Bob Dennison

Over this bustle of departure came a sweet, thrilling, haunting sound. Bob had tucked his fiddle back under his chin and was playing Danny Boy. The departing guests stopped whatever they were doing – reaching for the doorknob, putting on a child’s snowsuit, having a last sip of coffee – to listen. Bob and his fiddle were giving us all a gift of music to carry with us into the night.


Bob died on the first of October, at the age of seventy seven. He went the way most of us say we want to, without a long illness that took him away from this home he so clearly loved. When I would see him around town he would say hello in a friendly manner but he seemed quiet and reserved by nature. Only when he picked up his fiddle was he transformed into a worthy heir to that ancient tradition of the wandering minstrels, sharing their gift, bringing people together with song.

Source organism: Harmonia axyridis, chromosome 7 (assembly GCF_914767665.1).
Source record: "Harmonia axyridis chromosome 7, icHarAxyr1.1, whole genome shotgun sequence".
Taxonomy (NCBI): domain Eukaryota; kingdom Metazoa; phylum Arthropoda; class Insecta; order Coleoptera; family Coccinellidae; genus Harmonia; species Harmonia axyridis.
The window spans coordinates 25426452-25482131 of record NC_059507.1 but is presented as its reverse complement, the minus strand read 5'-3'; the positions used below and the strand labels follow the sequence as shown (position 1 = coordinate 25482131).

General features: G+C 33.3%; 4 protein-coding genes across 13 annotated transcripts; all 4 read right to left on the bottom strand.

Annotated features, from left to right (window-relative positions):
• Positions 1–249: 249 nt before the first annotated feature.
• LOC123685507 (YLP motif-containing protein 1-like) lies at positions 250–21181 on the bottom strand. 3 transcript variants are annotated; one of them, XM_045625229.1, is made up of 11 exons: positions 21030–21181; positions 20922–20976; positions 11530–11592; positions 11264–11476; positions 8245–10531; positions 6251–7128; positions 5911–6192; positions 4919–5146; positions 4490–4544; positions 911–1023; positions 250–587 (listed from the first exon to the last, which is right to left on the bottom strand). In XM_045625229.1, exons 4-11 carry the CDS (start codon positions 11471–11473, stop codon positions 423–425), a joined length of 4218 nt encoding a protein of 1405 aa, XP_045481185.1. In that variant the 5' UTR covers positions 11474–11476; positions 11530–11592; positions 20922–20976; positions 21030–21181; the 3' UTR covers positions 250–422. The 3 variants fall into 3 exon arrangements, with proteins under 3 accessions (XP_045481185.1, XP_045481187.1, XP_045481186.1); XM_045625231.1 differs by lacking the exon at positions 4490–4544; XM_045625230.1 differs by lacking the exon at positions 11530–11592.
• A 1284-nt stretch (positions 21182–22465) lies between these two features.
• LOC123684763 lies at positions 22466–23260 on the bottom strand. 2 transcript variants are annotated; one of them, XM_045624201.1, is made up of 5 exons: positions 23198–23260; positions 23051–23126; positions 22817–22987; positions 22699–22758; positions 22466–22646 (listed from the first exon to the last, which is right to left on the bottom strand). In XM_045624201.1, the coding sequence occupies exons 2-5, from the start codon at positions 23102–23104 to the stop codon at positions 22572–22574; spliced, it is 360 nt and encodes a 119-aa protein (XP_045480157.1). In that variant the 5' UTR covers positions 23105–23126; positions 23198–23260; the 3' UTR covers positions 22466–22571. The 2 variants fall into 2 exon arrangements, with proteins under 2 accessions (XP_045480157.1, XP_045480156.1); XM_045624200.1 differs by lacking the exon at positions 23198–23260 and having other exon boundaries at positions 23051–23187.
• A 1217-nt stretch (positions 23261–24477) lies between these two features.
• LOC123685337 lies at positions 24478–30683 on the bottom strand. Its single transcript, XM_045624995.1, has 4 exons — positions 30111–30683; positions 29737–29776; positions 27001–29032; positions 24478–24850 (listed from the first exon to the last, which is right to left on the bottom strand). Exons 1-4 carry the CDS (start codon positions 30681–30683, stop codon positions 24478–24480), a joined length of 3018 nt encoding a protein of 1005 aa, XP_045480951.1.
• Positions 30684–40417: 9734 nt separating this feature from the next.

I couldn’t be at this year’s Hullabaloo, but Bob was. Janet Shea read a poem I had found called Beannacht – Irish for blessing. The poem speaks of the “ghost of loss.” The sight of Bob driving  around town, having breakfast at Farmer’s, out in his  flowering yard, is lost to us. But his music lives in all of us who heard it and in memory hear it still, a comfort and blessing from our minstrel.